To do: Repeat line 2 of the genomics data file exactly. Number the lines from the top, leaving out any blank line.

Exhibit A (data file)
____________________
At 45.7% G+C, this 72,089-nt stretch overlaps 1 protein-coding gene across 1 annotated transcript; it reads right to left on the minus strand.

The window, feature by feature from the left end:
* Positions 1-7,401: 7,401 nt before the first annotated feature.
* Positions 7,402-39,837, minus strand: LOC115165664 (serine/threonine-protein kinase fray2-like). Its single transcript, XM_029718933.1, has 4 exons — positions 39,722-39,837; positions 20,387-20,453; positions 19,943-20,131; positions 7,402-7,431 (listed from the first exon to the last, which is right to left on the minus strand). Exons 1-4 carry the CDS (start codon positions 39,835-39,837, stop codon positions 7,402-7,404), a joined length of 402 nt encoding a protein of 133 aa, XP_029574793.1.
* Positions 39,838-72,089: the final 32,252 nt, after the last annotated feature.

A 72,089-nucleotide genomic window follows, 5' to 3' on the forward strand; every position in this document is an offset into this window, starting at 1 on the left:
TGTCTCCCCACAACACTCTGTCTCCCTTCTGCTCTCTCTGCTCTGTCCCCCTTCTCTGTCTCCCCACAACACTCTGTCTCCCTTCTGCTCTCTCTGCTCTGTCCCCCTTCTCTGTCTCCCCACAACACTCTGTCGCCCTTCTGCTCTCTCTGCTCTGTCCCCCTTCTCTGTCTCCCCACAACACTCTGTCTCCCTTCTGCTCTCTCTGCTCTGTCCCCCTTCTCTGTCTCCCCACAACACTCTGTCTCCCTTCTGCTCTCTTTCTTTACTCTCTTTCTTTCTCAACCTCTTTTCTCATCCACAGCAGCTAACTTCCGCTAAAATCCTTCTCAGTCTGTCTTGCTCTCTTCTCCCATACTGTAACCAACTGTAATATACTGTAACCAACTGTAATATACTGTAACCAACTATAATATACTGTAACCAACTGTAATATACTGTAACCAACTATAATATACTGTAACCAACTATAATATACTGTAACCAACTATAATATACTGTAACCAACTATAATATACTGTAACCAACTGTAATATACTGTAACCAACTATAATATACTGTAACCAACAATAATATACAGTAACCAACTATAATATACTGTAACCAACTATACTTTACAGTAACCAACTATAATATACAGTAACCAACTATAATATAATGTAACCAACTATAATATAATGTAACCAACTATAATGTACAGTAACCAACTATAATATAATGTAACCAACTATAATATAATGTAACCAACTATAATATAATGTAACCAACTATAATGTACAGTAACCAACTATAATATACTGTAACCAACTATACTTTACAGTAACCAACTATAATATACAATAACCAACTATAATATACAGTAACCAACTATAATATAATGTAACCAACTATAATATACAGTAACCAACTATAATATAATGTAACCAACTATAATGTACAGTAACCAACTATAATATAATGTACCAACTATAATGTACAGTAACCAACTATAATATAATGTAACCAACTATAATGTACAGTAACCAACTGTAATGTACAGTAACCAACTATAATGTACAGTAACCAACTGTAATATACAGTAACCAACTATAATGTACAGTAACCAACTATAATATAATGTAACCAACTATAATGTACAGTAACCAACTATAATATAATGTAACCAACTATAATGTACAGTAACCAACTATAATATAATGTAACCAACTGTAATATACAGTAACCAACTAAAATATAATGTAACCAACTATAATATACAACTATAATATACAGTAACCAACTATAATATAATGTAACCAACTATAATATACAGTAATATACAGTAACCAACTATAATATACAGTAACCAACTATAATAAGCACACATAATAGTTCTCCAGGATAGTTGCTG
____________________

The window, feature by feature from the left end: